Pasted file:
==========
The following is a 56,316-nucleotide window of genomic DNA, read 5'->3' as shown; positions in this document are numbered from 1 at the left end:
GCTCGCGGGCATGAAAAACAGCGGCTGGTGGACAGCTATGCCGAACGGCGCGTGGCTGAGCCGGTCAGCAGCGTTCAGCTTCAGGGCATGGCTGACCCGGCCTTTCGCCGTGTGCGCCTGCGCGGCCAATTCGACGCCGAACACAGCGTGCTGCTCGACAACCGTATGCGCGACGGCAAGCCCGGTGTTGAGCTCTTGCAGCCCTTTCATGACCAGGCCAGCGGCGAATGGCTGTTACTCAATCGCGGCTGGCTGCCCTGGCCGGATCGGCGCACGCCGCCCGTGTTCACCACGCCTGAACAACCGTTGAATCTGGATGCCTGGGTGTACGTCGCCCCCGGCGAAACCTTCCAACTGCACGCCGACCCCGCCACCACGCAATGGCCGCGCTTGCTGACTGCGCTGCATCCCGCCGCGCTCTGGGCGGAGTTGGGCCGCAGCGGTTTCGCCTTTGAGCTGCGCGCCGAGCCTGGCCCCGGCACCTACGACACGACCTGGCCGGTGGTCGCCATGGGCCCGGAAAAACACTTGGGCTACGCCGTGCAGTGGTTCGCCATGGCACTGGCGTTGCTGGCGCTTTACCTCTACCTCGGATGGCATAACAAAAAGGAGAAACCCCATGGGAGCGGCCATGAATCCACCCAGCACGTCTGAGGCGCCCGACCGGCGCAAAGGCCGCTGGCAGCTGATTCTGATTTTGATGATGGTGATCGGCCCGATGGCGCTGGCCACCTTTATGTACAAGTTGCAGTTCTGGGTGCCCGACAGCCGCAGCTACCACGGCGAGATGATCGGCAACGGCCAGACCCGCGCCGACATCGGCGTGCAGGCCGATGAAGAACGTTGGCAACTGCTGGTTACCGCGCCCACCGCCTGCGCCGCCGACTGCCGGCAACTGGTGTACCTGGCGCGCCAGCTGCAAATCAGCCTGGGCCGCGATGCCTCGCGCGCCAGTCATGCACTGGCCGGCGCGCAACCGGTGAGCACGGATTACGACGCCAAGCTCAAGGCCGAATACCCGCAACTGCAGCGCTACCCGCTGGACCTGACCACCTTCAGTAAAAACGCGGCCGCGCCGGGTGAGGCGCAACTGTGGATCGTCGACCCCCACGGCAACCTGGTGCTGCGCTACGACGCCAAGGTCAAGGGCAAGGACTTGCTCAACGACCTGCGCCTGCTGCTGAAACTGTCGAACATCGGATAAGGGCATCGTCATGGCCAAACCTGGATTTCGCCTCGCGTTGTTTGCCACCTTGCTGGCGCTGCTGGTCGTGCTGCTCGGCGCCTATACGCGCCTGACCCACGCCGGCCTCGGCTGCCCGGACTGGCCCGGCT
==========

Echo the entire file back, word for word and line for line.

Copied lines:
The following is a 56,316-nucleotide window of genomic DNA, read 5'->3' as shown; positions in this document are numbered from 1 at the left end:
GCTCGCGGGCATGAAAAACAGCGGCTGGTGGACAGCTATGCCGAACGGCGCGTGGCTGAGCCGGTCAGCAGCGTTCAGCTTCAGGGCATGGCTGACCCGGCCTTTCGCCGTGTGCGCCTGCGCGGCCAATTCGACGCCGAACACAGCGTGCTGCTCGACAACCGTATGCGCGACGGCAAGCCCGGTGTTGAGCTCTTGCAGCCCTTTCATGACCAGGCCAGCGGCGAATGGCTGTTACTCAATCGCGGCTGGCTGCCCTGGCCGGATCGGCGCACGCCGCCCGTGTTCACCACGCCTGAACAACCGTTGAATCTGGATGCCTGGGTGTACGTCGCCCCCGGCGAAACCTTCCAACTGCACGCCGACCCCGCCACCACGCAATGGCCGCGCTTGCTGACTGCGCTGCATCCCGCCGCGCTCTGGGCGGAGTTGGGCCGCAGCGGTTTCGCCTTTGAGCTGCGCGCCGAGCCTGGCCCCGGCACCTACGACACGACCTGGCCGGTGGTCGCCATGGGCCCGGAAAAACACTTGGGCTACGCCGTGCAGTGGTTCGCCATGGCACTGGCGTTGCTGGCGCTTTACCTCTACCTCGGATGGCATAACAAAAAGGAGAAACCCCATGGGAGCGGCCATGAATCCACCCAGCACGTCTGAGGCGCCCGACCGGCGCAAAGGCCGCTGGCAGCTGATTCTGATTTTGATGATGGTGATCGGCCCGATGGCGCTGGCCACCTTTATGTACAAGTTGCAGTTCTGGGTGCCCGACAGCCGCAGCTACCACGGCGAGATGATCGGCAACGGCCAGACCCGCGCCGACATCGGCGTGCAGGCCGATGAAGAACGTTGGCAACTGCTGGTTACCGCGCCCACCGCCTGCGCCGCCGACTGCCGGCAACTGGTGTACCTGGCGCGCCAGCTGCAAATCAGCCTGGGCCGCGATGCCTCGCGCGCCAGTCATGCACTGGCCGGCGCGCAACCGGTGAGCACGGATTACGACGCCAAGCTCAAGGCCGAATACCCGCAACTGCAGCGCTACCCGCTGGACCTGACCACCTTCAGTAAAAACGCGGCCGCGCCGGGTGAGGCGCAACTGTGGATCGTCGACCCCCACGGCAACCTGGTGCTGCGCTACGACGCCAAGGTCAAGGGCAAGGACTTGCTCAACGACCTGCGCCTGCTGCTGAAACTGTCGAACATCGGATAAGGGCATCGTCATGGCCAAACCTGGATTTCGCCTCGCGTTGTTTGCCACCTTGCTGGCGCTGCTGGTCGTGCTGCTCGGCGCCTATACGCGCCTGACCCACGCCGGCCTCGGCTGCCCGGACTGGCCCGGCT